Learning how to use your DSLR in manual. Did that phrase just send shivers down your spine? Did your heart start racing? Deep breaths my friends, it’s not really as hard as you might think! But trust me, I know this is a scary topic for many who have chosen to upgrade to a DSLR. I have to admit, I was pretty scared of switching the dial on my camera over to that frightening letter “M”. When I first got my camera I shot mainly in portrait mode, but knew that just wouldn’t cut it. I liked the effect it gave my photos, but I wanted more control over the end result.
Now, I’m no photography genius. I’ve only owned my DSLR since January, but I’m self-taught and I think I do a pretty darn good job! All it took was an afternoon, a bunch of bananas, and this photography series and I’ve never looked back. 1 week into owning my first DSLR camera and I was shooting in manual, adjusting all of my settings to fit each environment and I’ve even been able to show Cory a thing or two!
I’m not trying to brag (I promise), but I want you to know that it’s not that hard. If I can do it, so can you! Now sit yourself down in a well-lit room with a bunch of bananas (or any fruit, vegetable, or stationary object of your choice) and let’s get started!
Setting the aperture regulates how much light you let into your camera. It also adjusts how much focus is placed on your subject. The lower your aperture, the more focus on your subject, the blurrier your background + the more light you let into your camera and therefore the brighter your picture will be. It’s that simple! If you’re outdoors on a very sunny day or trying to take pictures of your quickly moving kiddo I recommend raising your aperture to a higher number. This will increase the area of focus, prevent your photo from becoming washed out and increases the likelihood that you’ll actually get that quick-moving kiddo in focus!
You know those amazing sparkler pictures that you’ve seen all over Pinterest? They’re working with shutter-speed and a tripod! It’s that simple. The higher your shutter speed, the faster the shutter closes. The faster the shutter closes, the less light let into the camera. The lower the shutter speed, the slower the shutter closes and more light is let into the camera. I use high shutter speeds when I’m outdoors and it’s very, very bright. I also use a higher shutter speed when I’m taking pictures of Alea because that’s the only way to get her in focus!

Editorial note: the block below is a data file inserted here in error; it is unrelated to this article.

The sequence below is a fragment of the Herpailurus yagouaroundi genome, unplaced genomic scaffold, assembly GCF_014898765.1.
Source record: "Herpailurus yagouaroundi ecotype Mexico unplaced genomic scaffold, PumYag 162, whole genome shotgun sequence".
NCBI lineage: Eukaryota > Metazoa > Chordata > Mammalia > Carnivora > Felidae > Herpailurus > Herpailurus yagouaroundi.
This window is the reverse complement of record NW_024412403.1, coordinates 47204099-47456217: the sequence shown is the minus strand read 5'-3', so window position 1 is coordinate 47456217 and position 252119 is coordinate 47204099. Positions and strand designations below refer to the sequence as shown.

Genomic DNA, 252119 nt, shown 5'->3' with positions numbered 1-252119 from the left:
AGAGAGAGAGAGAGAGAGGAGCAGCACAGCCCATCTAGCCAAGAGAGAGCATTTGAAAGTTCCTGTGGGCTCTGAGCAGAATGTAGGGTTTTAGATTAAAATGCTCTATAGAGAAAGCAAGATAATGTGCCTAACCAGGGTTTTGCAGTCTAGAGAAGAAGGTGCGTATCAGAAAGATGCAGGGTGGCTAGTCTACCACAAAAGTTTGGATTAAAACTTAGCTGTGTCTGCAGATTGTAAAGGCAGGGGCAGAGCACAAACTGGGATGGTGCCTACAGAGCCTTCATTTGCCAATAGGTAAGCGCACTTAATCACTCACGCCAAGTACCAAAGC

I honestly don’t know what I’d do without ISO. This saves my caboose on cloudy days when I need to get pictures taken for my blog. I always make sure to take pictures by a window, but on cloudy, rainy days sometimes that doesn’t even cut it. ISO helps to brighten up your photos and add a little extra light when you need it most. I use this solely for indoor photos, otherwise I just set my ISO to “auto”. You have to be careful with how you use ISO though. The higher your ISO, the more light and the more grain. A lower ISO means less light and less grain. If you’re in need of a lot of light, I wouldn’t bump up your ISO as high as it could go, because then you run the risk of creating a more grainy photo. And unless you’re into that more vintage feel, it’s not going to be what you want.
There’s really not a lot to say about white balance, but it can really make a difference in your pictures. If you’re indoors with artificial lighting, pictures tend to turn out with more of a orange hue. To cancel that out, depending on your lighting, you can set your white balance to either “white florescent light” or “tungsten light”. This will cancel out any unwanted hue and help create more “true” colors in your photo. I recommend playing around with this feature a little bit and you’ll see exactly what I mean!
If you have any questions, feel free to sound off in the comments below. It’s really just a matter of reading, practicing, and remembering what each setting means and what the numbers associated with each setting can produce. Once you get the hang of it and get the numbers down, it’ll be a cinch!
And if you missed it, take a peek inside my camera bag and at my 5 camera bag must-haves!